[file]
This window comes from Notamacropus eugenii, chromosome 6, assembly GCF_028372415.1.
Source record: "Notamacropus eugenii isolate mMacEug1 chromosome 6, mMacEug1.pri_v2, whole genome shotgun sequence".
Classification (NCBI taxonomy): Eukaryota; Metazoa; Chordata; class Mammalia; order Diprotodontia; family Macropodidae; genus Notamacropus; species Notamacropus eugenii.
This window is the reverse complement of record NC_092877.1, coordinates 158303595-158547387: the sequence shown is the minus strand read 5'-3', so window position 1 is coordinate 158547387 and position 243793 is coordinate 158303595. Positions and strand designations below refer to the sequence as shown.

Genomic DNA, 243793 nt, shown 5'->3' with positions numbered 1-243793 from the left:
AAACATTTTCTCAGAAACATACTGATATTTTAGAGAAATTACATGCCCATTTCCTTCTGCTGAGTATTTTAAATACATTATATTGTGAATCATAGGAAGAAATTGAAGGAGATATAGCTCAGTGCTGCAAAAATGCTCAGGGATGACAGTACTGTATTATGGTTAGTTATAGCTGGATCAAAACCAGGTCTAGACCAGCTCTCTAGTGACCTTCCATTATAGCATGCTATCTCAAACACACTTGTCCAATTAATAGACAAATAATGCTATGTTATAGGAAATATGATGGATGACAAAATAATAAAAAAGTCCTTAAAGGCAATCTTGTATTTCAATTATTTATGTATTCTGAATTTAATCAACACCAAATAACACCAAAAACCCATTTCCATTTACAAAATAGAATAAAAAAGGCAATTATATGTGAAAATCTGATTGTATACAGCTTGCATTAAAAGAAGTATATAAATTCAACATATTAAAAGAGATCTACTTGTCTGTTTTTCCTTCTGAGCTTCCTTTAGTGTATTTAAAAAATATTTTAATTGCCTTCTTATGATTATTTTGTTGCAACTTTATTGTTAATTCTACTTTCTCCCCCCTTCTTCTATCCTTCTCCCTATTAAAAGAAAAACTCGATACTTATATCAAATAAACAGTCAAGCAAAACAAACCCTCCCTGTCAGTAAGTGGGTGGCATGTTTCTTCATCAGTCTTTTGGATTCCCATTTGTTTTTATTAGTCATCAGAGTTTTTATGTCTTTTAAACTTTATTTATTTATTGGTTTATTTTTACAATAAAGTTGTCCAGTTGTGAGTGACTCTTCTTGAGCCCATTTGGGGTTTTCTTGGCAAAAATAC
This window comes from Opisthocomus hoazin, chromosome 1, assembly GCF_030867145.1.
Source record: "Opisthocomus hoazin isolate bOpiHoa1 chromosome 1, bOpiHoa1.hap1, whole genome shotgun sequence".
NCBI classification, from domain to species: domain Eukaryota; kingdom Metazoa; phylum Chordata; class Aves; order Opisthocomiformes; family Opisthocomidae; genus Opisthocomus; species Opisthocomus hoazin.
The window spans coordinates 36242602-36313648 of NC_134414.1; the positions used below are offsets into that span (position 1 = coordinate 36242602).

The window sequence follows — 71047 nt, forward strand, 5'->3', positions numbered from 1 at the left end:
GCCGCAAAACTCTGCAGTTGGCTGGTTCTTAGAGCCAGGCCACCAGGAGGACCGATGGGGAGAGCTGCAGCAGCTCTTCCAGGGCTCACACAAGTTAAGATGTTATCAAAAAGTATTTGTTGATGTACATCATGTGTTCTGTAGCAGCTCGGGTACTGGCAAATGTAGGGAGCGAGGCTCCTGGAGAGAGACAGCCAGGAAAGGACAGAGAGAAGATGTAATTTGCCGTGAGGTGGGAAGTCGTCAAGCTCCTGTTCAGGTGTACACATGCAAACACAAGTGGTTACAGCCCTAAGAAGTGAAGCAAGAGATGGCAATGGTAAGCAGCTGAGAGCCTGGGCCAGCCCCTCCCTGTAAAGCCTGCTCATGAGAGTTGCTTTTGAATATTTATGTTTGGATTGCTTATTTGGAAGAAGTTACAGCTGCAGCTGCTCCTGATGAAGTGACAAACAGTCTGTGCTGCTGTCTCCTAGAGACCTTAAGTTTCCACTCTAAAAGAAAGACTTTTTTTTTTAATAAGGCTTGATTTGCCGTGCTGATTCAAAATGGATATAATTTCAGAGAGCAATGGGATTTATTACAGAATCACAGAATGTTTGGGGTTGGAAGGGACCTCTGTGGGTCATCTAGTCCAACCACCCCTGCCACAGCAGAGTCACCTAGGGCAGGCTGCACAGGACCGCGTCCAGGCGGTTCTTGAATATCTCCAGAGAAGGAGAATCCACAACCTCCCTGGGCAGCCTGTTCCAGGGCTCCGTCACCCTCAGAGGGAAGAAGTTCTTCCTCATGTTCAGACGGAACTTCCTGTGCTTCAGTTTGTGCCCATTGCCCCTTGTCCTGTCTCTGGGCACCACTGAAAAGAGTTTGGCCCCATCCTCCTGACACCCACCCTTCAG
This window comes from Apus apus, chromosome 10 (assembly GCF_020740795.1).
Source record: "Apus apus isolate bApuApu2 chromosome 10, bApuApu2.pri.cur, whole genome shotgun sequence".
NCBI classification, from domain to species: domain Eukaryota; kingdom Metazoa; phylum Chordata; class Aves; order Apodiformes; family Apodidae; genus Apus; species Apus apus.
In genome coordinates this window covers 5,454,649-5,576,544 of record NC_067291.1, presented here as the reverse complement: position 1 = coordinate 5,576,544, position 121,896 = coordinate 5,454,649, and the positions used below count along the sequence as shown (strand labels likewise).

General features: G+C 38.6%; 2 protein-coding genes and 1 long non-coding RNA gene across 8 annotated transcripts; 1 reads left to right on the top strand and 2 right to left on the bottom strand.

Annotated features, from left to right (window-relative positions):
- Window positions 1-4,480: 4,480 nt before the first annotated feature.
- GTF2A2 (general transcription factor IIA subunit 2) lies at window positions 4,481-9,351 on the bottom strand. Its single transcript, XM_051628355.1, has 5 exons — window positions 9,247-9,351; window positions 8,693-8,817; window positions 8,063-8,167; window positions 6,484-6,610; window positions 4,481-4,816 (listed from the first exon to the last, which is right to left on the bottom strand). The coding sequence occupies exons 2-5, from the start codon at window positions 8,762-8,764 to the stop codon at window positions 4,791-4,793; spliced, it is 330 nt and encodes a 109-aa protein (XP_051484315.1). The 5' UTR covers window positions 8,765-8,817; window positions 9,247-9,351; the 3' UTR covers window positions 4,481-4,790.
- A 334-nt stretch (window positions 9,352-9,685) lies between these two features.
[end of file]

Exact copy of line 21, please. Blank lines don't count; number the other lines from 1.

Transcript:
- A 334-nt stretch (window positions 9,352-9,685) lies between these two features.